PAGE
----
In this ad, “Mike” (played by Betty White) is playing a game of tackle football with a group of friends: 200-pound, six feet tall men in their 30s. Betty proceeds to get slammed to the muddy ground as her teammates complain that she’s “playing like Betty White”. Also featured in this commercial is the late Abe Vigoda, another 80-something being tackled to the ground.


Also part of Super Bowl XLIV’s “you’re not you when you’re hungry” campaign, this commercial features a car full of weary travelers on a road trip. One of those weary travelers is particularly vocal about their discomfort: the legendary Aretha Franklin.

After getting a Snickers bar, Aretha goes back to being a 20-something male, having fixed his “diva” attitude. As the commercial closes, it appears another passenger is getting cranky from hunger pangs– celebrated songstress Liza Minelli!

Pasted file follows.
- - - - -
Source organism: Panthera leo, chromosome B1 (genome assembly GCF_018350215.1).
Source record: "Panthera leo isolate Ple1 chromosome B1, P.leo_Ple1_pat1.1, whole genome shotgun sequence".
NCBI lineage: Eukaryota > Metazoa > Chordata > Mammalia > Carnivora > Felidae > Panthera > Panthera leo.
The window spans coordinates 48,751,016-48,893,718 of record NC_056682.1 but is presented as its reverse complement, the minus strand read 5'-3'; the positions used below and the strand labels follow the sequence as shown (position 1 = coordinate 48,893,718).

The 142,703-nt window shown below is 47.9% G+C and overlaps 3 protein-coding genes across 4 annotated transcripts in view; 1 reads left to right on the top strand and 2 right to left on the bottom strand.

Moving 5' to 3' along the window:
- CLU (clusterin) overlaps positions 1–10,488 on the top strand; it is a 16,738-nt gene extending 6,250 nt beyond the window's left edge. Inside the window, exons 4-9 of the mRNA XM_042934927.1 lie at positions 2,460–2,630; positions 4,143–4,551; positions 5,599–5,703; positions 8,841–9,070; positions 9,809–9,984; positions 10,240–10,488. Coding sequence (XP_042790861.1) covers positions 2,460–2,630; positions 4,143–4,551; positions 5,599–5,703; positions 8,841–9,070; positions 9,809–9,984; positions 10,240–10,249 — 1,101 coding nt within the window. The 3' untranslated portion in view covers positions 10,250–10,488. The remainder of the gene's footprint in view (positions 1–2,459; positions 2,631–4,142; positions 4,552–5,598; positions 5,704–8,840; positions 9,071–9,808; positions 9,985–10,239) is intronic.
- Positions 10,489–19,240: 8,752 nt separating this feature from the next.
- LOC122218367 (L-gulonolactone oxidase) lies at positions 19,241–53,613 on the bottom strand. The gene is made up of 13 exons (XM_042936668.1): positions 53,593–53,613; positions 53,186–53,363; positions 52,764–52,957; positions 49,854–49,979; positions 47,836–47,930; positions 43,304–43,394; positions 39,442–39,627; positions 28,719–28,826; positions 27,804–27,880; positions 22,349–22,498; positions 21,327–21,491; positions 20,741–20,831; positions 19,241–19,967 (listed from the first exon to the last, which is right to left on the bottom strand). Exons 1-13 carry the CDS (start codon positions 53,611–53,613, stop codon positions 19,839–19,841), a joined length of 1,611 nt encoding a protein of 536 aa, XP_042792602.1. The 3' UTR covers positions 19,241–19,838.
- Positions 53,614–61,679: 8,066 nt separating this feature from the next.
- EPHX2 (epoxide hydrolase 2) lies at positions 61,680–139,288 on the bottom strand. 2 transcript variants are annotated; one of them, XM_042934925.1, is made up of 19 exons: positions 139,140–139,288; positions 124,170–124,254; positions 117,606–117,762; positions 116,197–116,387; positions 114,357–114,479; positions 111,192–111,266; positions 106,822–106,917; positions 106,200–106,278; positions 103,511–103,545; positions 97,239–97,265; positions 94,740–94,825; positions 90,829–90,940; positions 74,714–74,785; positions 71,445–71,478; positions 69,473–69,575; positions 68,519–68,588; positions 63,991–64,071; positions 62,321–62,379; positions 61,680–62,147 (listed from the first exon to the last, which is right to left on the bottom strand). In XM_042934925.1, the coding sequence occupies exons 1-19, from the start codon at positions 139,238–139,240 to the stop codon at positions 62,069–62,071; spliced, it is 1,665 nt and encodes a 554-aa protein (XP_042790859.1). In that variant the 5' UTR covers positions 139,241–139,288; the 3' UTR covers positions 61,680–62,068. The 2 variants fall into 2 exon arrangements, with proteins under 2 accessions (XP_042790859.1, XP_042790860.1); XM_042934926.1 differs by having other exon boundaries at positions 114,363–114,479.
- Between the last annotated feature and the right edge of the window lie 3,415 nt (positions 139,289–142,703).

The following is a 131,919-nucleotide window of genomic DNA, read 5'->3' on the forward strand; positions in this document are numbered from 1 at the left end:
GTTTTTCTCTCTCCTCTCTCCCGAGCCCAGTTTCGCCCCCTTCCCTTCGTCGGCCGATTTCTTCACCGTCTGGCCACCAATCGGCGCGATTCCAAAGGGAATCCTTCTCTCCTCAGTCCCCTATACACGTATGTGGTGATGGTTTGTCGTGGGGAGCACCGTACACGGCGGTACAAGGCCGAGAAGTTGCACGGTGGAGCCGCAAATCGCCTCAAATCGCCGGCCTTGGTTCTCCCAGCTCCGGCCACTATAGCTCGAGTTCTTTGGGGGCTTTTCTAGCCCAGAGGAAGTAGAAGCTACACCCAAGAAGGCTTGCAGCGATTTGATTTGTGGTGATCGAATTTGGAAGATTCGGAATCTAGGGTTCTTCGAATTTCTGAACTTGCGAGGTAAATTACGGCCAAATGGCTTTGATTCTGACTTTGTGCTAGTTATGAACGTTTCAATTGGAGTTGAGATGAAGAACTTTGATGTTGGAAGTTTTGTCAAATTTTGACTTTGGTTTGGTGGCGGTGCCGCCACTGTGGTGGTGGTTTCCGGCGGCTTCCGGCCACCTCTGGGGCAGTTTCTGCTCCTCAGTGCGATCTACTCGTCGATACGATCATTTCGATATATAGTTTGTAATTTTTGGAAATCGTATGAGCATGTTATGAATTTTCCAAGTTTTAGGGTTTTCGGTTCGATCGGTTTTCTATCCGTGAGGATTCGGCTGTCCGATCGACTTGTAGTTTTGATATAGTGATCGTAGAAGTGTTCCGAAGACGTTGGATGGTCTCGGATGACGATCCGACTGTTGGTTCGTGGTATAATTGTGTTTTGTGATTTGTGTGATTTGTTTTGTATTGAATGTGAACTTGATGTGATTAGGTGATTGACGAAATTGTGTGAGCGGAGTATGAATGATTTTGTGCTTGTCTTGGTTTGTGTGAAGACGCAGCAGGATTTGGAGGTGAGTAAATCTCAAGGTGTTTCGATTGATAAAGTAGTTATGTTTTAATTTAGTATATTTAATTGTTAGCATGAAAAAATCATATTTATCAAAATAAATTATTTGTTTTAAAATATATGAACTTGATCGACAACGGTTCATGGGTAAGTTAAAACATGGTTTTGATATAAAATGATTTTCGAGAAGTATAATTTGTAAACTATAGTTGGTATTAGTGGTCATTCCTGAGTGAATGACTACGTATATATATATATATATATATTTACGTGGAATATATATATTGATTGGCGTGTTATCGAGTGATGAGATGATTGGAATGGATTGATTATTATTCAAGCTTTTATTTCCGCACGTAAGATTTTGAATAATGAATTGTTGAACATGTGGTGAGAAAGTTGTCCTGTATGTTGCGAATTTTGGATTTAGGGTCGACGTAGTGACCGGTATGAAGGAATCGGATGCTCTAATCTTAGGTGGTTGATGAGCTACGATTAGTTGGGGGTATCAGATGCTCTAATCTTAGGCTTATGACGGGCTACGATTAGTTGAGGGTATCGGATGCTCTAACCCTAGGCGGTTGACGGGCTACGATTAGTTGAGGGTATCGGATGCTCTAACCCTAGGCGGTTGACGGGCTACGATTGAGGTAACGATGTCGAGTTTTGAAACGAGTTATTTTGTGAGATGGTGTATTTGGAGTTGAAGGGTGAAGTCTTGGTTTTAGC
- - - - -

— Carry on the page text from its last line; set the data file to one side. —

Two of the best basketball players in history met up for this McDonald’s commercial in 1993. Super Bowl XXVII saw a match between the Bills and the Cowboys, and McDonald’s pits two similarly giant sports figures up against one another in a game of HORSE: Larry Bird and Michael Jordan.

They’re competing for a Big Mac and fries. The HORSE competition escalates to the point that they end up atop a skyscraper, aiming at a tiny hoop far below. It seems these two are so equally matched that they have to go to extreme lengths to get ahead!

The Doritos Ultrasound

Doritos held a contest in 2016 called “Crash the Super Bowl”, letting fans write the script for their own Super Bowl commercial. Not a winner but certainly an honorable mention, the Doritos Ultrasound ad aired a quarter before the Super Bowl halftime show and left people laughing in discomfort.